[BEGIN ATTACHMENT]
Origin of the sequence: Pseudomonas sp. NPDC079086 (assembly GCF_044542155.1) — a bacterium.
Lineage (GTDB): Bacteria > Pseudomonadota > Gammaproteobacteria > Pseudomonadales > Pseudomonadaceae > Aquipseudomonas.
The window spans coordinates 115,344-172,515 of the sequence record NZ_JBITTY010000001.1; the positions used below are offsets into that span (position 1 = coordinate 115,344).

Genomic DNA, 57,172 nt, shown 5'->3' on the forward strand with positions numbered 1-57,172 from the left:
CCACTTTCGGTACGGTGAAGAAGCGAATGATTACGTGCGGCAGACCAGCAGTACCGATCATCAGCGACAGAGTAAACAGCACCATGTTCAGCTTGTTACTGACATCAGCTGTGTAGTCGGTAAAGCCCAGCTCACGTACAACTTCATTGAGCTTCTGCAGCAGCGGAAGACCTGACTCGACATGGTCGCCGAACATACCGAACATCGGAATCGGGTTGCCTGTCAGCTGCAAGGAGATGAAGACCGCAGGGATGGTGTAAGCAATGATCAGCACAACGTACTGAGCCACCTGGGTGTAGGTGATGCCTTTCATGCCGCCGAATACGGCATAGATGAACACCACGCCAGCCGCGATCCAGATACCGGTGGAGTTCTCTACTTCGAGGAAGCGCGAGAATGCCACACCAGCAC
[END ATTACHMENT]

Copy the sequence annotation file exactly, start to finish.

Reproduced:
Origin of the sequence: Pseudomonas sp. NPDC079086 (assembly GCF_044542155.1) — a bacterium.
Lineage (GTDB): Bacteria > Pseudomonadota > Gammaproteobacteria > Pseudomonadales > Pseudomonadaceae > Aquipseudomonas.
The window spans coordinates 115,344-172,515 of the sequence record NZ_JBITTY010000001.1; the positions used below are offsets into that span (position 1 = coordinate 115,344).

Genomic DNA, 57,172 nt, shown 5'->3' on the forward strand with positions numbered 1-57,172 from the left:
CCACTTTCGGTACGGTGAAGAAGCGAATGATTACGTGCGGCAGACCAGCAGTACCGATCATCAGCGACAGAGTAAACAGCACCATGTTCAGCTTGTTACTGACATCAGCTGTGTAGTCGGTAAAGCCCAGCTCACGTACAACTTCATTGAGCTTCTGCAGCAGCGGAAGACCTGACTCGACATGGTCGCCGAACATACCGAACATCGGAATCGGGTTGCCTGTCAGCTGCAAGGAGATGAAGACCGCAGGGATGGTGTAAGCAATGATCAGCACAACGTACTGAGCCACCTGGGTGTAGGTGATGCCTTTCATGCCGCCGAATACGGCATAGATGAACACCACGCCAGCCGCGATCCAGATACCGGTGGAGTTCTCTACTTCGAGGAAGCGCGAGAATGCCACACCAGCAC